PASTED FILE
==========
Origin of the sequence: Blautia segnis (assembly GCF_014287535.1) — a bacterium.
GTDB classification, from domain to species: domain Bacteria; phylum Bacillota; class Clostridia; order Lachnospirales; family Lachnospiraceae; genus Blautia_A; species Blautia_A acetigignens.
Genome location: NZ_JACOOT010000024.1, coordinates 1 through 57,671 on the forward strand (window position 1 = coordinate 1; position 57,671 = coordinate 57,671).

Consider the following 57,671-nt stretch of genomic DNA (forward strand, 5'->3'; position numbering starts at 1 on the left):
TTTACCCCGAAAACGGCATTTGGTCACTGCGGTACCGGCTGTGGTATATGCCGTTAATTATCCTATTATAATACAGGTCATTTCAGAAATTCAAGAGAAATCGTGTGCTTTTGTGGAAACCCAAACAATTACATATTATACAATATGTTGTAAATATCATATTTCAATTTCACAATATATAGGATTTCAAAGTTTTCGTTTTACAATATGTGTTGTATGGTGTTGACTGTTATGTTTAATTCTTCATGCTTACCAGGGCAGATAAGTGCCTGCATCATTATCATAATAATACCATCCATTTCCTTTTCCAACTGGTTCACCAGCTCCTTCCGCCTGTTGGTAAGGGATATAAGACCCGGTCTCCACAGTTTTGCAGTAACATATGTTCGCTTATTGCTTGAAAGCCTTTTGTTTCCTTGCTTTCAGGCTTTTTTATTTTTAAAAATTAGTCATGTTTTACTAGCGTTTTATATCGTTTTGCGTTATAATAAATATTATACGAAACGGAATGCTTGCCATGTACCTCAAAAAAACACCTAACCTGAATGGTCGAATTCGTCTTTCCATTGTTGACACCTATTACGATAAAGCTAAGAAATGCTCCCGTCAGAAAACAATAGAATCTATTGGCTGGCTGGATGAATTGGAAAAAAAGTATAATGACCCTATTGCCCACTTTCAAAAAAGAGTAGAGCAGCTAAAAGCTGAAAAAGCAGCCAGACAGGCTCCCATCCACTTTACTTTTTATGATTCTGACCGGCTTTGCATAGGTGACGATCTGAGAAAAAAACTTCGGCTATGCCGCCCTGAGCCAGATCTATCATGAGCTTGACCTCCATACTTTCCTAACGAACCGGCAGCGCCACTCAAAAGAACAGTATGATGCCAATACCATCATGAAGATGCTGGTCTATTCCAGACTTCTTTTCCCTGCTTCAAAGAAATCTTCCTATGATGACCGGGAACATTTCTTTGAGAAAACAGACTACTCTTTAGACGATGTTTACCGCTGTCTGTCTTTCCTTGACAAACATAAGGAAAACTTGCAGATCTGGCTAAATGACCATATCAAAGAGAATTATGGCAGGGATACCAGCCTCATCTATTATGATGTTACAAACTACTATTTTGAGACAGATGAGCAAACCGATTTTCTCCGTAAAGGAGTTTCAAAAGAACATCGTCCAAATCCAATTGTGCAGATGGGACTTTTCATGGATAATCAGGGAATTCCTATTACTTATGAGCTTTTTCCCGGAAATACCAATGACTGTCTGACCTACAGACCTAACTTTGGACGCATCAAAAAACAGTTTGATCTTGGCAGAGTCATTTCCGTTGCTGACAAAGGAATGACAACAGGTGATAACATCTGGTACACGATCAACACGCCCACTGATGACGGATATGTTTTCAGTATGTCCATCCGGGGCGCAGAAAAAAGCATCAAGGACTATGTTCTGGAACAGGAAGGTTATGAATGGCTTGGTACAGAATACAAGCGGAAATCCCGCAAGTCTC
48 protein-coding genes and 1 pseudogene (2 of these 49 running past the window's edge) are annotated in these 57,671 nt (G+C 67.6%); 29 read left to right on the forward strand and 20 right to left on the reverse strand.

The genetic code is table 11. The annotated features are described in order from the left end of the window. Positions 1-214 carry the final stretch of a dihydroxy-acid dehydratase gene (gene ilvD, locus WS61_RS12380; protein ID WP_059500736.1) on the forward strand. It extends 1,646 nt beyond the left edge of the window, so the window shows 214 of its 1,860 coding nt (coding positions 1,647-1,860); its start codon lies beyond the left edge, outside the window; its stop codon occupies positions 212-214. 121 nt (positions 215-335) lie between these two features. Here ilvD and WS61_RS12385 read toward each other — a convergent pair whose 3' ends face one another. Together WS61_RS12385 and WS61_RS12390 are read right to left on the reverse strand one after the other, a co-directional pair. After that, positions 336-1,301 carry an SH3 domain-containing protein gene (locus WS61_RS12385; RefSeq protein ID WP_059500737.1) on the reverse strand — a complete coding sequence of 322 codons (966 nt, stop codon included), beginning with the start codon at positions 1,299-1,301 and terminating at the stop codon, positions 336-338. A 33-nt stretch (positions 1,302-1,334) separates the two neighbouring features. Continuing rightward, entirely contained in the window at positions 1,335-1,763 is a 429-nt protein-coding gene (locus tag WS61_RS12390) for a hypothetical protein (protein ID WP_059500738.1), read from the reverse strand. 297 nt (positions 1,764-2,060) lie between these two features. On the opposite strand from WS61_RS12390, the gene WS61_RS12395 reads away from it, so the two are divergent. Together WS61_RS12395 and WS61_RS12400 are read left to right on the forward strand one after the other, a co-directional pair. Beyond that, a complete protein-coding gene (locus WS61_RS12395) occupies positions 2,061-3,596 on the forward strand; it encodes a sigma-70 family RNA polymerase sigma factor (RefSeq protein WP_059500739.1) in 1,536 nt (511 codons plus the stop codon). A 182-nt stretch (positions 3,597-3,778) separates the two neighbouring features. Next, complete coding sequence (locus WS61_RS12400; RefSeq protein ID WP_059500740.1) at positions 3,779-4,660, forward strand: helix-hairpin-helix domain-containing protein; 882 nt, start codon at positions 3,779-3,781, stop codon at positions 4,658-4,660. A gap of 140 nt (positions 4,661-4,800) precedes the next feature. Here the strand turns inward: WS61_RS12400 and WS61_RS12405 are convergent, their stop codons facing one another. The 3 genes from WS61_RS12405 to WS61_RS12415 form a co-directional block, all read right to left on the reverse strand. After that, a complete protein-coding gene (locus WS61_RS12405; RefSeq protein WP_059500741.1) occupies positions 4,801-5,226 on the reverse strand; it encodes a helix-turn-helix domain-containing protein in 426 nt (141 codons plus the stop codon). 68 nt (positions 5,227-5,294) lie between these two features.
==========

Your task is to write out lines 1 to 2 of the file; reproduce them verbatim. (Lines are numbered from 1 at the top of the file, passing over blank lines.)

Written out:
Origin of the sequence: Blautia segnis (assembly GCF_014287535.1) — a bacterium.
GTDB classification, from domain to species: domain Bacteria; phylum Bacillota; class Clostridia; order Lachnospirales; family Lachnospiraceae; genus Blautia_A; species Blautia_A acetigignens.